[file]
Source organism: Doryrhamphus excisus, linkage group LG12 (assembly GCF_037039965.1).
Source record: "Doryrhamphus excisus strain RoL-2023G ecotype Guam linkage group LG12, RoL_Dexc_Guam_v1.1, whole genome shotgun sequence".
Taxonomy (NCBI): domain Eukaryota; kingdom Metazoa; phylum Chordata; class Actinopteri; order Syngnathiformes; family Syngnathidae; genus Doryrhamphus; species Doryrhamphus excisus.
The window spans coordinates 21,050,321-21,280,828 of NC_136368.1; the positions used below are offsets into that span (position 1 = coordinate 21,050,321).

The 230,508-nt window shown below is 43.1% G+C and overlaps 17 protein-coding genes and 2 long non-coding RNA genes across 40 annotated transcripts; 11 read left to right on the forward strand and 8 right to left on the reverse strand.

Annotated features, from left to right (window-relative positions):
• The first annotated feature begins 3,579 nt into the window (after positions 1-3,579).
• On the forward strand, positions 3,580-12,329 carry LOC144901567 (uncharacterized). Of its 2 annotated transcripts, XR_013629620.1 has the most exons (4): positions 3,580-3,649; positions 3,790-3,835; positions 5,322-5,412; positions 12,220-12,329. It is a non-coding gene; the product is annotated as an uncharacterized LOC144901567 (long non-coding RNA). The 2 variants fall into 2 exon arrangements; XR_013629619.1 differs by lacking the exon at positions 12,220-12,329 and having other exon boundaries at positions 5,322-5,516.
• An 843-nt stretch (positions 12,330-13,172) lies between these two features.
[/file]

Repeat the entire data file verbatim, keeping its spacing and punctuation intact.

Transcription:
Source organism: Doryrhamphus excisus, linkage group LG12 (assembly GCF_037039965.1).
Source record: "Doryrhamphus excisus strain RoL-2023G ecotype Guam linkage group LG12, RoL_Dexc_Guam_v1.1, whole genome shotgun sequence".
Taxonomy (NCBI): domain Eukaryota; kingdom Metazoa; phylum Chordata; class Actinopteri; order Syngnathiformes; family Syngnathidae; genus Doryrhamphus; species Doryrhamphus excisus.
The window spans coordinates 21,050,321-21,280,828 of NC_136368.1; the positions used below are offsets into that span (position 1 = coordinate 21,050,321).

The 230,508-nt window shown below is 43.1% G+C and overlaps 17 protein-coding genes and 2 long non-coding RNA genes across 40 annotated transcripts; 11 read left to right on the forward strand and 8 right to left on the reverse strand.

Annotated features, from left to right (window-relative positions):
• The first annotated feature begins 3,579 nt into the window (after positions 1-3,579).
• On the forward strand, positions 3,580-12,329 carry LOC144901567 (uncharacterized). Of its 2 annotated transcripts, XR_013629620.1 has the most exons (4): positions 3,580-3,649; positions 3,790-3,835; positions 5,322-5,412; positions 12,220-12,329. It is a non-coding gene; the product is annotated as an uncharacterized LOC144901567 (long non-coding RNA). The 2 variants fall into 2 exon arrangements; XR_013629619.1 differs by lacking the exon at positions 12,220-12,329 and having other exon boundaries at positions 5,322-5,516.
• An 843-nt stretch (positions 12,330-13,172) lies between these two features.